The glory of the bride

The bride of Jesus Christ, with whom He will be united at the marriage feast of the Lamb, is composed of born again people who are filled with the Holy Spirit. They seriously regard the command to put on the Lord Jesus and cleanse themselves from all filthiness of the flesh and spirit, perfecting holiness in the fear of the Lord (Rom. 13:14; 2 Cor. 7:1). The fruit of the Spirit in their lives affords them a spotless wedding garment: “Let us be glad and rejoice and give Him glory, for the marriage of the Lamb has come, and His wife has made herself ready. And to her it was granted to be arrayed in fine linen, clean and bright, for the fine linen is the righteous acts of the saints” (Rev. 19:7-8).

 

 

A life of holiness obliges us to build with gold, silver and precious stones on the foundation of repentance (1 Cor. 3:11-14), as only these are the fruit of the Spirit. Works of this nature will not only ensure that we have a proper wedding garment, but also give us confidence to appear before the judgement seat of Christ where rewards of grace will be given to those who have led fruitful lives of service to the Lord.

In the Wedding Song of the Messiah the marriage between Christ and His bride is described as follows: “All Your robes are fragrant with myrrh and aloes and cassia; from palaces adorned with ivory the music of strings makes You glad. ... At Your right hand is the royal bride in gold of Ophir. ... All glorious is the princess within her chamber, her gown is interwoven with gold. In embroidered garments she is led to the King. ... They are led with joy and gladness; they enter the palace of the King” (Ps. 45: 8-9, 13-15; NIV).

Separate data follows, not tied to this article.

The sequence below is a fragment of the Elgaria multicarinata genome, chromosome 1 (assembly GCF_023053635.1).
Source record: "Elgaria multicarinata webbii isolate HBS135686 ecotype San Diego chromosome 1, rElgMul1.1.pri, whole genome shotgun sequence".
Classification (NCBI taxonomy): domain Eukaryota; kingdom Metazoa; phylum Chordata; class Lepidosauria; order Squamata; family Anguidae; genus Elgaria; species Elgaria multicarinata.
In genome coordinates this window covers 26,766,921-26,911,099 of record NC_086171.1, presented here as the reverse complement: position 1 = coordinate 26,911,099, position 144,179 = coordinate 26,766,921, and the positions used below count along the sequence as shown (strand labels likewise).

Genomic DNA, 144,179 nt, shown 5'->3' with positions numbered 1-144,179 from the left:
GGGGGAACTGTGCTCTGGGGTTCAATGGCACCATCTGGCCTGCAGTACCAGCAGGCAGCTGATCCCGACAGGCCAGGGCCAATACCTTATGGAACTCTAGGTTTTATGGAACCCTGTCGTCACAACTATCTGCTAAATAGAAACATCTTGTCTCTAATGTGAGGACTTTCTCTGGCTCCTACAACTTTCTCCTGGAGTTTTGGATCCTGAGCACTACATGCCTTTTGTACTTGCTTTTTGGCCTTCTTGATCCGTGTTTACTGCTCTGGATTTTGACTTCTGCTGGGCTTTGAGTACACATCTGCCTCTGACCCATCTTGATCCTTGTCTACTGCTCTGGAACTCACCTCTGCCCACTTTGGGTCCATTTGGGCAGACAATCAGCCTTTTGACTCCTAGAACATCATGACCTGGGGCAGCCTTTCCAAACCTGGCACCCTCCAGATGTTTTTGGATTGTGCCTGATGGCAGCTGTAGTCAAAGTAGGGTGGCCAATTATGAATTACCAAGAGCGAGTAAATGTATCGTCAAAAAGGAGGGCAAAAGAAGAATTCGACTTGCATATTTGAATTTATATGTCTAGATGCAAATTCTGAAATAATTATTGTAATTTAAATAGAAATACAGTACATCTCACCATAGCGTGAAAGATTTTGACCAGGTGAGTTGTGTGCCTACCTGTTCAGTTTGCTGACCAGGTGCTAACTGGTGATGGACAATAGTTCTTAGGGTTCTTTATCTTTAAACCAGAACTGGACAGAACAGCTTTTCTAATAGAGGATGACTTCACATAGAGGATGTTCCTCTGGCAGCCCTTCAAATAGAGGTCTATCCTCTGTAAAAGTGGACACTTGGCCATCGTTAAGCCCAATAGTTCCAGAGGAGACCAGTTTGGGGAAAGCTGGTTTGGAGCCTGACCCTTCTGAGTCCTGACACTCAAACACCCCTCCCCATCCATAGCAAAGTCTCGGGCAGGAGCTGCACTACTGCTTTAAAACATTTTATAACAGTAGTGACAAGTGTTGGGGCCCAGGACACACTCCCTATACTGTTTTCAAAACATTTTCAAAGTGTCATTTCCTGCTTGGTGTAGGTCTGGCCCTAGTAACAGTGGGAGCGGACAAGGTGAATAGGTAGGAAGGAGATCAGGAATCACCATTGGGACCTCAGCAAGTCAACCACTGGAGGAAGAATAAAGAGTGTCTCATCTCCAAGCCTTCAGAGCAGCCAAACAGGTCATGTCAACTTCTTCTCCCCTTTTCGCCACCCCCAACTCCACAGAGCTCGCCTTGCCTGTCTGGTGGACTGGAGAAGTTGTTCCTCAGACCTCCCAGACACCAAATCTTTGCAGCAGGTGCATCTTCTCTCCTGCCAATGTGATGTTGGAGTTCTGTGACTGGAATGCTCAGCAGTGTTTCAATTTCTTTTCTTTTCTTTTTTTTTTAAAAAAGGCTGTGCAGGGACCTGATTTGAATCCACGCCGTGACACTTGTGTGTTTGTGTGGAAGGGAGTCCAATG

The golden thread and precious stones which are used to embroider her garment emerge from “the righteous acts of the saints” (Rev. 19:8). These acts are the gold, silver and precious stones with which she has built on the foundation of her repentance, and they symbolise a life consecrated to the Messiah. Those who did not, through the filling of the Holy Spirit, strive after higher levels of dedication, simply don’t have a trimmed wedding garment and will appear before the Lord empty-handed, saved as through fire (1 Cor. 3:15). They will be in the kingdom of the Lord but forfeit the upward call to be numbered among the bride.

A motivation for complete surrender

We should be motivated by the promise of our heavenly inheritance to lay up treasures in heaven where neither moth nor rust destroys and where thieves do not break in and steal (Matt. 6:19-20). The righteous acts of the saints on earth are directly related to the glory and rewards of grace which they will receive in the New Jerusalem. Are you wholeheartedly committed to the command towards sanctification? Without a commitment towards holiness the Lord cannot use you: “... every branch that bears fruit He prunes, that it may bear more fruit. ... Abide in Me, and I in you” (John 15:2-4).

We need to confess and forsake all carnal works and surrender ourselves completely to the Lord: “Therefore if anyone cleanses himself from these, he will be a vessel for honour, sanctified and useful for the Master, prepared for every good work” (2 Tim. 2:21).

If it is the highest purpose of your life to serve and love the Lord with all your heart, you will one day be astonished at what Christ has prepared for you in the house of His Father. The beauty of the New Jerusalem cannot even be imagined or adequately expressed in words by mortal man. Paul said: “Eye has not seen, nor ear heard, nor have entered into the heart of man the things which God has prepared for those who love him” (1 Cor. 2:9).